wayback wednesday: INGLORIOUS BASTERDS


It has been a while since I wrote about a movie because nothing currently in theatres interests me enough… But. I was recently challenged to watch Inglorious Basterds, and write about it, so here is my first “throwback” post. It may, or may not, be my last.


I first watched Inglorious Basterds years ago, and I don’t remember what I thought about it, but I probably thought it was pretty good. When I watched it, though, I wasn’t into movies as much as I am now. I’ve been into movies since I watched Inception. By ‘into movies’ I mean, I can tell when a movie is actually good, and when it’s actually bad, hence why I do write ups on them sometimes. Anyways, I watched Inglorious Basterds yesterday, and then I watched it again this morning.

This movie hit theatres almost a decade ago so I might not care about spoiling it.

First of all, if you’re sensitive to anything this movie is not for you. Inglorious Basterds takes place in World War II era France, 1944 to be specific, and it’s about a foolish group of Jewish American soldiers, led by Lieutenant Aldo Raine, who land in France for one mission, and one mission only: mercilessly killing nazi’s. In between the Basterds story, the movie also follows the story of Shosanna, a Jewish girl who’s family was ruthlessly killed right before her eyes 4 years before the main plot of the movie takes place by Colonel Hans Landa, the ‘Jew hunter’, who’s role is self explanatory. Shosanna owns a movie theatre that she claimed belonged to her Aunt and Uncle who passed away. I say ‘claimed’ because she’s a Jew living in a nazi occupied France, she’s obviously at great risk. Shosanna has been living under the name ‘Emmanuelle Mimieux’, the most French name she could think of. SPOILER ALERT: in the end, practically everyone dies. But that’s expected from a Quentin Tarantino film.

Now that I’ve seen Inglorious Basterds back to back days, I can safely say that it was a fantastic far fetched film. It’s one of those movies that would get someone into movies because of how well done it was. That summary was literally what the movie was about, but Inglorious Basterds is a dive into the imagination of a creative genius, Quentin Tarantino, and his idea of how Hitler was killed. Imagine Seal Team 6‘s mission to kill Osama in Zero Dark Thirty; the Basterds are Seal Team 6, Shosanna is Maya, and obviously Hitler is Osama. The movie was broken down into 5 chapters, and they all led up perfectly to the end when Hitler was killed. (There’s a little more after that).

I say Inglorious Basterds is one of those movies that’s actually sensational, not only because of the plot, but because of all the artistry involved; the camera work, the direction, the writing, the use of music. Exceptional, it really impressed me.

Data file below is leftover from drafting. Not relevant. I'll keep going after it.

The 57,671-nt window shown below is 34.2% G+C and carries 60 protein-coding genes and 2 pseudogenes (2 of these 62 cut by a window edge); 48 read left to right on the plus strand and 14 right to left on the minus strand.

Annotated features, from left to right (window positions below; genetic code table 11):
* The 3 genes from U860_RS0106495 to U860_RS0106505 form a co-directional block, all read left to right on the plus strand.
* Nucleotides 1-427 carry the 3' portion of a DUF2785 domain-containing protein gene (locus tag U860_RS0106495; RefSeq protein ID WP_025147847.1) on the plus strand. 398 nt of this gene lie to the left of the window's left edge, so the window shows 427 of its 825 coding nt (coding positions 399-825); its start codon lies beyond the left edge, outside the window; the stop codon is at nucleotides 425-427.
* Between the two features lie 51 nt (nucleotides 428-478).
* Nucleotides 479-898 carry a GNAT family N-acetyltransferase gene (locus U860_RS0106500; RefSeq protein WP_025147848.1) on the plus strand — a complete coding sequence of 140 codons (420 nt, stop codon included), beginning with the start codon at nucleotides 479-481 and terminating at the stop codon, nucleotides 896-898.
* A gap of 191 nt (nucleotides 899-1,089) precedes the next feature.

Throughout the movie the camera work was stunning, the way it dialed in on certain details, the way it rotated around a room, and how it focused in on faces, and moved along with whoever was talking. Wow.

Of course, me being a quote, unquote “writer”, my favorite part was the writing, and I was glad to see that Quentin wrote it, too. Each chapter of Inglorious Basterds was like one scene and in those scenes the characters had such important conversations that were incredibly tense and the way that the back and forth’s went was special, how he could create tension but all the characters were talking as if it were a regular chat. Tarantino was also clever by making all the conversations connected by the end.

The music, or “score”, was also used impeccably. From the first music heard in the beginning of Chapter 1, you can tell that the entire movie wasn’t serious at all, even during scenes where there was supposed to be tension. It was all a joke; a parody of how Hitler was killed, that’s what Inglorious Basterds is. Another example would be how the music would be playing very intensely then cut off abruptly with the scene, which would also cut off abruptly, then that scene would pick up right where it left off, and so would the music. Unreal.

All that, combined with the plot, made this movie, I’d say a 9/10. Usually when I watch movies, I try to find metaphors for how I can become better; I try to see how I can relate to it. I couldn’t really find anything, so that’s why it’s not a 10/10 for me. A quote that stood out to me the most, though, out of all the great ones, was:

Donny Donowitz: “When I kill that guy, you got 30 feet to get to that guy. Can you do it?”

Omar Ulmer: “I have to.”

Pretty much.

I’d say it was called Inglorious Basterds because, realistically, since they are Jewish during World War II they probably are bastards to begin with. They’re Inglorious because, just like being infamous, they’re not glorious for a reason worth bragging about to anyone but themselves. And like I said in the first summary, they’re foolish; they don’t know how to spell “Bastards” so they spelled it “Basterds”, but it’s not like they had a dictionary handy when thinking of their squad name anyways.

Inglorious Basterds stars Brad Pitt, Christoph Waltz, and Mélanie Laurent. It is narrated by Samuel L. Jackson. B.J Novak from The Office is in it, too. It was written and directed by Quentin Tarantino, whose next movie, called ONCE UPON A TIME IN HOLLYWOOD, is supposed to feature my favorite actor Leonardo DiCaprio, Brad Pitt, and Margot Robbie. And now that I think about it, I wonder how Tarantino would make a movie about how Osama was killed.






One thought on “wayback wednesday: INGLORIOUS BASTERDS

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  1. Saw this movie for the first time a few months ago and I literally agree with everything you said. The portion about the offensiveness was perfect because the day I watched it we actually had a realtor coming over so best believe this was not playing during the time they were in the house lol


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